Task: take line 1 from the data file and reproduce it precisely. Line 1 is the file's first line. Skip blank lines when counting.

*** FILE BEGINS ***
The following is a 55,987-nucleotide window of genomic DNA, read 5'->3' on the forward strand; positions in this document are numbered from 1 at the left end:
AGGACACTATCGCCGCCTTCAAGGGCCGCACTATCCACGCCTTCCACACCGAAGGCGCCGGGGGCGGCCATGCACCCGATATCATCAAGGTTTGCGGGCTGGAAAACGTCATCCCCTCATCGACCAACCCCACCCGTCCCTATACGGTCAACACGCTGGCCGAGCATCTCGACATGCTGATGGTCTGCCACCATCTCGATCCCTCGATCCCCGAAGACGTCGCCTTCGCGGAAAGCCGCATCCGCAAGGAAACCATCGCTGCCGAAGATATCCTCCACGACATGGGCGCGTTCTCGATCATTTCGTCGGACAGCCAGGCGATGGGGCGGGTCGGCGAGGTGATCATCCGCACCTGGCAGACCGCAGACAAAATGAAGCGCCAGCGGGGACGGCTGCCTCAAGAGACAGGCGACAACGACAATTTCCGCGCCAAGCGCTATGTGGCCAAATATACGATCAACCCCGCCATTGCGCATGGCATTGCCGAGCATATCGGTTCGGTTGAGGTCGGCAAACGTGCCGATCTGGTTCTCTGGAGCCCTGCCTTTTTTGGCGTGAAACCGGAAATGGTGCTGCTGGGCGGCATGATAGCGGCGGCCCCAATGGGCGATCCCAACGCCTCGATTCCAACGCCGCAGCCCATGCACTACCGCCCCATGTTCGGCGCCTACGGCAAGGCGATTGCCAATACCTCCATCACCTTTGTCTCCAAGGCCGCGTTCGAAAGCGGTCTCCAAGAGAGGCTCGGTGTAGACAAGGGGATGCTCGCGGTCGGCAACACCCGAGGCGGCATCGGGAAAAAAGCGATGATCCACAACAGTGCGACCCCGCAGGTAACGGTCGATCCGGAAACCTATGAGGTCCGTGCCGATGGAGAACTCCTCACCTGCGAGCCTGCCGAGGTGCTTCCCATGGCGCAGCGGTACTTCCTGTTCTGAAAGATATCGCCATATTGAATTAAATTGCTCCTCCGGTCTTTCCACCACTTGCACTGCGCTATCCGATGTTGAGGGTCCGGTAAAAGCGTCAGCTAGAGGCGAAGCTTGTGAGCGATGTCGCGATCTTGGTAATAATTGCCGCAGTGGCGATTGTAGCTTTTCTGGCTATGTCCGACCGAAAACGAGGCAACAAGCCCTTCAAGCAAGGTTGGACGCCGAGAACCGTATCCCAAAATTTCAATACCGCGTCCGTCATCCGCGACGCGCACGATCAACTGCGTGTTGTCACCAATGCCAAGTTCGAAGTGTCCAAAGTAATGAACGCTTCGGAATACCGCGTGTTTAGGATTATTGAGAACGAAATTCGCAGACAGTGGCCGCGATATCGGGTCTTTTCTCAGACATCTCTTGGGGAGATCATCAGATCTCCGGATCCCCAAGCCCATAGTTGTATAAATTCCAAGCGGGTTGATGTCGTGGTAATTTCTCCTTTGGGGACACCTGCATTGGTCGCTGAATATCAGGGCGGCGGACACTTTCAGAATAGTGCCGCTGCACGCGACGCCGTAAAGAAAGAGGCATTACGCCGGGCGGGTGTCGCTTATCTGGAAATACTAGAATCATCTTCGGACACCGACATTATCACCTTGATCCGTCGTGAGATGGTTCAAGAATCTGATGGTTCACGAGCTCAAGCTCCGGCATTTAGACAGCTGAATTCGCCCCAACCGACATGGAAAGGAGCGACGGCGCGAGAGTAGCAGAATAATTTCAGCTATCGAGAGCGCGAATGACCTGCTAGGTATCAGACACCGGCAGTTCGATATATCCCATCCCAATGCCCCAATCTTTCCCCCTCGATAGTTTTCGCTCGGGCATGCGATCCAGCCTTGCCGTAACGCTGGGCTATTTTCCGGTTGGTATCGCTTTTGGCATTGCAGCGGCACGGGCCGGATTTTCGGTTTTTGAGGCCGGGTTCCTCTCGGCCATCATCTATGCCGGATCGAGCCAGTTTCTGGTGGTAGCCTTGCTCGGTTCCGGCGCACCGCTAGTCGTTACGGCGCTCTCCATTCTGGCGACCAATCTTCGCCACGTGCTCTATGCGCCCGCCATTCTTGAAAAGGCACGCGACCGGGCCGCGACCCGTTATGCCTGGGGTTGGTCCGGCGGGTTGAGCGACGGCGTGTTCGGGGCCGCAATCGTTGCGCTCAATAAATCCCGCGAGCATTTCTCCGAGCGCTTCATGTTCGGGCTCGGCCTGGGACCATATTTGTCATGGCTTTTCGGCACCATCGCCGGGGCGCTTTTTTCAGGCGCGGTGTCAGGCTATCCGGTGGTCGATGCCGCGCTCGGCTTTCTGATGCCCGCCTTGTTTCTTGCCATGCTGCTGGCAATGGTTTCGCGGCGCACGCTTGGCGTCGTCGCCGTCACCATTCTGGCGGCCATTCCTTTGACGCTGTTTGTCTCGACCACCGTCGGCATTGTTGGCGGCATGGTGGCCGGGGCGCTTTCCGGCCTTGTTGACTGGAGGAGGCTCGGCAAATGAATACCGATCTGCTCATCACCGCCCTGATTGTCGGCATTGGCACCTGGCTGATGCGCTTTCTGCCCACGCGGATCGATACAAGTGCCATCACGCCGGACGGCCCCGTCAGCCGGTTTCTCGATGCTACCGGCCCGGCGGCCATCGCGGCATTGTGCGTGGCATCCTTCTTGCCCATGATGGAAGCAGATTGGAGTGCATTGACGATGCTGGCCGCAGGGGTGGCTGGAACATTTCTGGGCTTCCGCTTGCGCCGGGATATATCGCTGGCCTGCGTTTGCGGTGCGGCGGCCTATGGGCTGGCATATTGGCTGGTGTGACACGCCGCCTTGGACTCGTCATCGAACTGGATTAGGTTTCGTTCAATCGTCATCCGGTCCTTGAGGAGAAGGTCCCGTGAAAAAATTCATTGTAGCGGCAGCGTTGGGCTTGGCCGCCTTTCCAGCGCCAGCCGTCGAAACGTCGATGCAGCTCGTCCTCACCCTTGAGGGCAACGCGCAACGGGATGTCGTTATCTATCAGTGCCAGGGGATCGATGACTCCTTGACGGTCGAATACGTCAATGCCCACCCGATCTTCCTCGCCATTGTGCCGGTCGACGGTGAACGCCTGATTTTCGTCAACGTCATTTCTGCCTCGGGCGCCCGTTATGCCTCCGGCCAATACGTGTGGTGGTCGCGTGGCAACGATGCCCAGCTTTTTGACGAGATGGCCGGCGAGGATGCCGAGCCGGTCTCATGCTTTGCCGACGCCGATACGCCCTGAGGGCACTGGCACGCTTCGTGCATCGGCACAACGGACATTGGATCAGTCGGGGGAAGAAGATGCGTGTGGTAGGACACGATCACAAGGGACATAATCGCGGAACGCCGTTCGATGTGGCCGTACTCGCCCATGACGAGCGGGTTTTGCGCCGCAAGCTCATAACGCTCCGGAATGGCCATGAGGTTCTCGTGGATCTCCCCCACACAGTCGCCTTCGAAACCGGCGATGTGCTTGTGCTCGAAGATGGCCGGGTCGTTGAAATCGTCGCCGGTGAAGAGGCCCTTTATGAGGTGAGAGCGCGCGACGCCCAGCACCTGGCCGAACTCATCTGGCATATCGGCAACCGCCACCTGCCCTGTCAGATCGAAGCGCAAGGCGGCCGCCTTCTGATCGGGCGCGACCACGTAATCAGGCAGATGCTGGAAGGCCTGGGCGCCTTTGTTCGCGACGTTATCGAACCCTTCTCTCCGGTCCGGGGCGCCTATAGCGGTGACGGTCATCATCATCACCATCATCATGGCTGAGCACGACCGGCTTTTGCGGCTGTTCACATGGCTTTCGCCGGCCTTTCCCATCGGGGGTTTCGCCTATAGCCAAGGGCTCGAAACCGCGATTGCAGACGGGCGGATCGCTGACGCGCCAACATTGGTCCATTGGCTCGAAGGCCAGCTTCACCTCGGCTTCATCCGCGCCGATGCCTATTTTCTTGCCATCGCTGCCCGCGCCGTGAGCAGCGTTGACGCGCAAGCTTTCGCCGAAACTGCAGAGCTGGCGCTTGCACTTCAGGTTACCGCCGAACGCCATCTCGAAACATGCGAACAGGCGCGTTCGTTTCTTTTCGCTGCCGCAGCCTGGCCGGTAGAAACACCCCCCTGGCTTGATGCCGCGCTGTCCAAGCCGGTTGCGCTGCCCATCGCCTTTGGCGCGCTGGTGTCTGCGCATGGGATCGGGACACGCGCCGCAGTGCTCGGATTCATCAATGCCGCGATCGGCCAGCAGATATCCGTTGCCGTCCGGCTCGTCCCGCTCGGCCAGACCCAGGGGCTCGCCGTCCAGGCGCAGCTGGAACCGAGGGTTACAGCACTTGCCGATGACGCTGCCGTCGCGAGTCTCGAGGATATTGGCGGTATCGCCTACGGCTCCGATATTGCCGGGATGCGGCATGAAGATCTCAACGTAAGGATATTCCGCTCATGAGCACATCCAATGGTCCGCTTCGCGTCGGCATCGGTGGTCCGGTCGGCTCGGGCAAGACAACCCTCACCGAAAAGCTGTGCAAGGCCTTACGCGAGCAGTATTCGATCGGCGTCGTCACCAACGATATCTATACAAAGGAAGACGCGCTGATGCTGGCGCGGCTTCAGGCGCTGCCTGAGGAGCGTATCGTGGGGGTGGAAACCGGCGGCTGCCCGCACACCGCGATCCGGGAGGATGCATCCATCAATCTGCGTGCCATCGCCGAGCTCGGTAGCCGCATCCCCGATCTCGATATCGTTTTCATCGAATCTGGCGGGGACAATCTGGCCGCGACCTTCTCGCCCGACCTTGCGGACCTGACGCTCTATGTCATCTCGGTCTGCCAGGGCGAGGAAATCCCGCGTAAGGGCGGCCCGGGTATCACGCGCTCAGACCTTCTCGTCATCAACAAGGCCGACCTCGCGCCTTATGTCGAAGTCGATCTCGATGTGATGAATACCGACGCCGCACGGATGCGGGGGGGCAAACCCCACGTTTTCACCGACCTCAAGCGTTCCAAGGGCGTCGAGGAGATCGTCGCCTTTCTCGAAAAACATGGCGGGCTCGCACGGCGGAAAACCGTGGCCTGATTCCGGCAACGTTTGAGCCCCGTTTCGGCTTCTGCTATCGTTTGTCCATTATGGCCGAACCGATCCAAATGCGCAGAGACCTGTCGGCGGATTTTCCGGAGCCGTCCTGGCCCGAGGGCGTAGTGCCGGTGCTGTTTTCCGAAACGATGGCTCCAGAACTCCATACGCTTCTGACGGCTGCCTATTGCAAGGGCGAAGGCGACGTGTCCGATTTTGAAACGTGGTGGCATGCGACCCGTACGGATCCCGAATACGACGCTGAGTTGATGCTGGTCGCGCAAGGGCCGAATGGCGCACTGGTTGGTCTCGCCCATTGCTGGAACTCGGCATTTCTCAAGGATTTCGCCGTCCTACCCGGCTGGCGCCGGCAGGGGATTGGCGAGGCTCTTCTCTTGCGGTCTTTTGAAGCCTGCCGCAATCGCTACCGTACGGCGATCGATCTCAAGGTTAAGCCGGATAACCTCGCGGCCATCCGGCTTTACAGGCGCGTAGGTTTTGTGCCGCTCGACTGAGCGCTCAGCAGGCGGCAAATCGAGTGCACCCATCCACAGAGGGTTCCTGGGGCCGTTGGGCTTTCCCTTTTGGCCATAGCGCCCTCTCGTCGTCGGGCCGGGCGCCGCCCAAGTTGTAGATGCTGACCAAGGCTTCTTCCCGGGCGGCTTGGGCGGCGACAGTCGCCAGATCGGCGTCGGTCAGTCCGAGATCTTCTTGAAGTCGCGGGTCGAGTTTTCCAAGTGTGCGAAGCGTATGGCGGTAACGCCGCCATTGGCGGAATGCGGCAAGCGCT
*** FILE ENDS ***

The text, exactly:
The following is a 55,987-nucleotide window of genomic DNA, read 5'->3' on the forward strand; positions in this document are numbered from 1 at the left end: